BARDA awards $5M to research gut-saving anti-radiation drugs

by Brendon Nafziger, DOTmed News Associate Editor | August 01, 2011
The U.S. government has awarded nearly $5 million in grants to two biotech firms developing anti-inflammatory drugs to treat nasty gut injuries caused by radiation poisoning.

Biomedical Advanced Research and Development Authority, or BARDA, a division of the Department of Health and Human Services, announced the awards Monday, doled out to companies trying to protect the gastrointestinal tract from acute radiation syndrome.

With these awards, Apogee Biotechnology Corporation, based in Hummelstown, Penn., gets a two-year, $2 million contract to study ABC294640. This anti-inflammatory drug, which can be taken orally and is being studied as a solid tumor-killer, apparently inhibits the enzyme sphingosine kinase.

Avaxia Biologics, based in Wayland, Mass., nabs a two-year, $2.9 million contract to look into AVX-470. Originally developed to treat inflammatory bowel disorders like Crohn's disease, it works by inhibiting the inflammation-producing effects of tumor necrosis factor, a protein.

BARDA wants to see if these drugs are effective up to 24 hours after administration -- an important feature, as the rationale behind the grants is to develop countermeasures that could be used after some catastrophe, such as a nuclear bomb detonation or power plant accident. At such time, rescuers probably couldn't reach survivors for hours, if not days, after the radiation exposure had begun.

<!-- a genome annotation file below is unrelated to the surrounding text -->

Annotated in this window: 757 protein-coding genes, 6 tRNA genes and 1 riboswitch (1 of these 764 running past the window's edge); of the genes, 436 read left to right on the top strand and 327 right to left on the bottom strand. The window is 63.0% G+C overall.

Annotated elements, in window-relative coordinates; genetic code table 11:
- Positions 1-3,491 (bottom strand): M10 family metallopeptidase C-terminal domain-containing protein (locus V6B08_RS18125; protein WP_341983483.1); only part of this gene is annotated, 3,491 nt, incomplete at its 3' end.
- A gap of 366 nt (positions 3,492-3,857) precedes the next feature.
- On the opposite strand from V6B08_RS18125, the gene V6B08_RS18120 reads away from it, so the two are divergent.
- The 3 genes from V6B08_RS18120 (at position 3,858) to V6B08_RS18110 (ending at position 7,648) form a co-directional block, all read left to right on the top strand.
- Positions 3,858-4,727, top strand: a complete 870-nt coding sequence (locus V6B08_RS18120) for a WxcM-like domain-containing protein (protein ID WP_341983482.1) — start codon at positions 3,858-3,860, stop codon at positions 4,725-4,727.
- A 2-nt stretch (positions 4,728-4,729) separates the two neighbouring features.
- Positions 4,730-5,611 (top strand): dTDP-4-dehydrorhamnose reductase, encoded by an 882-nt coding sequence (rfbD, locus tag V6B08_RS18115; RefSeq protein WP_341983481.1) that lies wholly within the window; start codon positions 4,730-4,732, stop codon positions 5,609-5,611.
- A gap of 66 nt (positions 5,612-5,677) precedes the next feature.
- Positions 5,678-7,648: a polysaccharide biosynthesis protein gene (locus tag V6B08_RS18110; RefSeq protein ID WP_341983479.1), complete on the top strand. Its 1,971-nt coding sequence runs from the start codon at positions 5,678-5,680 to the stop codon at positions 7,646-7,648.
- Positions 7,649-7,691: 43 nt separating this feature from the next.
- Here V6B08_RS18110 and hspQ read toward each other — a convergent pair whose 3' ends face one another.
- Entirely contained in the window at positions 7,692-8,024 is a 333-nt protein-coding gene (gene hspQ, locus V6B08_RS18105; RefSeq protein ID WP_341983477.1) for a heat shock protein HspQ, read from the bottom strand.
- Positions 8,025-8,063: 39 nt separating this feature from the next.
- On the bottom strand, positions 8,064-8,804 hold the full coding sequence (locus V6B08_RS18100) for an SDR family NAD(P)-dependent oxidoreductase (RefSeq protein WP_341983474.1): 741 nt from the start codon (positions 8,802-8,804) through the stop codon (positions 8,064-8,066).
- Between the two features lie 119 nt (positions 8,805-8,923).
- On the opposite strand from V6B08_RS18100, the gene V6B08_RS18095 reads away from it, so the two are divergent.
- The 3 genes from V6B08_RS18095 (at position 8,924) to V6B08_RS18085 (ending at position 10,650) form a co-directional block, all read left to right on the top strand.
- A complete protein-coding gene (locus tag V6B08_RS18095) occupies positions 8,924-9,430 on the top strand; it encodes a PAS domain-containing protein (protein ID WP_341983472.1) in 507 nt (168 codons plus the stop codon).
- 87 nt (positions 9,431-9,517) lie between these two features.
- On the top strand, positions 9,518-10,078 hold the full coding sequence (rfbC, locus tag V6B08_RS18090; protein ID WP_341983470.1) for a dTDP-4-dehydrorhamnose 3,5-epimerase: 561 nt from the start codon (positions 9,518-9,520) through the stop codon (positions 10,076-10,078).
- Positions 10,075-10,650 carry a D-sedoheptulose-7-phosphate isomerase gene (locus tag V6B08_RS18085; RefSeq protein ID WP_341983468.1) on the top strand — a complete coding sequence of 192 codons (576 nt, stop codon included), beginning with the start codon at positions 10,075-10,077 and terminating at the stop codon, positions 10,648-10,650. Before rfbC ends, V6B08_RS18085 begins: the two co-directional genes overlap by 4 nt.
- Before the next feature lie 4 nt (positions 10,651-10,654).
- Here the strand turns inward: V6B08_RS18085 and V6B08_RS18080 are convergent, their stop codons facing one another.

Previously, BARDA has given out grants to companies researching countermeasures for other effects from radiation poisoning. In June, the agency gave Eden Prairie, Minn.-based Humanetics a $3.5 million grant to further develop a drug derived from soy and designed to protect people's lungs from ARS injuries.

It has also funded studies on CBLB502, or Protectan, a drug to prevent destruction of blood cell-producing bone marrow that's being developed by Buffalo, N.Y.-based Cleveland BioLabs. However, in May, BARDA said it needs Cleveland to clarify some aspects of the drug's development path and a get a green light from the Food and Drug Administration before it continues the contract negotiation process.

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